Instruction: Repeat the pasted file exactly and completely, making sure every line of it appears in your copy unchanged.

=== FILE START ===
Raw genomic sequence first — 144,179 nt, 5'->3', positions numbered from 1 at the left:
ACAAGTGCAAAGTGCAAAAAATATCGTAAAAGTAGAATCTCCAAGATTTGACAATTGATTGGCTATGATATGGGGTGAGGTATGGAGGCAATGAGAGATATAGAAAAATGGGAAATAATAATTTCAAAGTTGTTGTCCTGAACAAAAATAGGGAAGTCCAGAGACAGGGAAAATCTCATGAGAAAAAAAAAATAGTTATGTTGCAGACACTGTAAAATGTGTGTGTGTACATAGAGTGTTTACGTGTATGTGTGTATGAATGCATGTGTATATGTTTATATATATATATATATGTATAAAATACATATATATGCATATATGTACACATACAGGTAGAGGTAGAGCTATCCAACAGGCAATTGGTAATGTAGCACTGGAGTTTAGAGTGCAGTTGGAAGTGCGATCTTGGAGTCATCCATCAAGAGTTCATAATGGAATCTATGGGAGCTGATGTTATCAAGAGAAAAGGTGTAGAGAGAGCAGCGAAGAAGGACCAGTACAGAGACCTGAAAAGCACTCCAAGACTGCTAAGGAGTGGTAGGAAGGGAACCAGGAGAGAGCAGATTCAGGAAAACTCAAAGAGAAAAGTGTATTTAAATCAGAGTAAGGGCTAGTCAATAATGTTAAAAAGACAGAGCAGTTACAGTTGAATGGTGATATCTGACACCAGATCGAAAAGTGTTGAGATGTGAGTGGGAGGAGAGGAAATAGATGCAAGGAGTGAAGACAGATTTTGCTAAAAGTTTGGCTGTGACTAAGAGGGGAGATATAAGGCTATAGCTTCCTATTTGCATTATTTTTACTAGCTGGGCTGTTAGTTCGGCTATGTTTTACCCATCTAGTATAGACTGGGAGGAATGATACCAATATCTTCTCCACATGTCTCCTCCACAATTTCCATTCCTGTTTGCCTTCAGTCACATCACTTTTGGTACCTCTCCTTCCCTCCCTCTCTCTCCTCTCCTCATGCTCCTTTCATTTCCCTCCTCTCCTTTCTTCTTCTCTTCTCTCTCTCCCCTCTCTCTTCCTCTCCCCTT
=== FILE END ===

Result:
Raw genomic sequence first — 144,179 nt, 5'->3', positions numbered from 1 at the left:
ACAAGTGCAAAGTGCAAAAAATATCGTAAAAGTAGAATCTCCAAGATTTGACAATTGATTGGCTATGATATGGGGTGAGGTATGGAGGCAATGAGAGATATAGAAAAATGGGAAATAATAATTTCAAAGTTGTTGTCCTGAACAAAAATAGGGAAGTCCAGAGACAGGGAAAATCTCATGAGAAAAAAAAAATAGTTATGTTGCAGACACTGTAAAATGTGTGTGTGTACATAGAGTGTTTACGTGTATGTGTGTATGAATGCATGTGTATATGTTTATATATATATATATATGTATAAAATACATATATATGCATATATGTACACATACAGGTAGAGGTAGAGCTATCCAACAGGCAATTGGTAATGTAGCACTGGAGTTTAGAGTGCAGTTGGAAGTGCGATCTTGGAGTCATCCATCAAGAGTTCATAATGGAATCTATGGGAGCTGATGTTATCAAGAGAAAAGGTGTAGAGAGAGCAGCGAAGAAGGACCAGTACAGAGACCTGAAAAGCACTCCAAGACTGCTAAGGAGTGGTAGGAAGGGAACCAGGAGAGAGCAGATTCAGGAAAACTCAAAGAGAAAAGTGTATTTAAATCAGAGTAAGGGCTAGTCAATAATGTTAAAAAGACAGAGCAGTTACAGTTGAATGGTGATATCTGACACCAGATCGAAAAGTGTTGAGATGTGAGTGGGAGGAGAGGAAATAGATGCAAGGAGTGAAGACAGATTTTGCTAAAAGTTTGGCTGTGACTAAGAGGGGAGATATAAGGCTATAGCTTCCTATTTGCATTATTTTTACTAGCTGGGCTGTTAGTTCGGCTATGTTTTACCCATCTAGTATAGACTGGGAGGAATGATACCAATATCTTCTCCACATGTCTCCTCCACAATTTCCATTCCTGTTTGCCTTCAGTCACATCACTTTTGGTACCTCTCCTTCCCTCCCTCTCTCTCCTCTCCTCATGCTCCTTTCATTTCCCTCCTCTCCTTTCTTCTTCTCTTCTCTCTCTCCCCTCTCTCTTCCTCTCCCCTT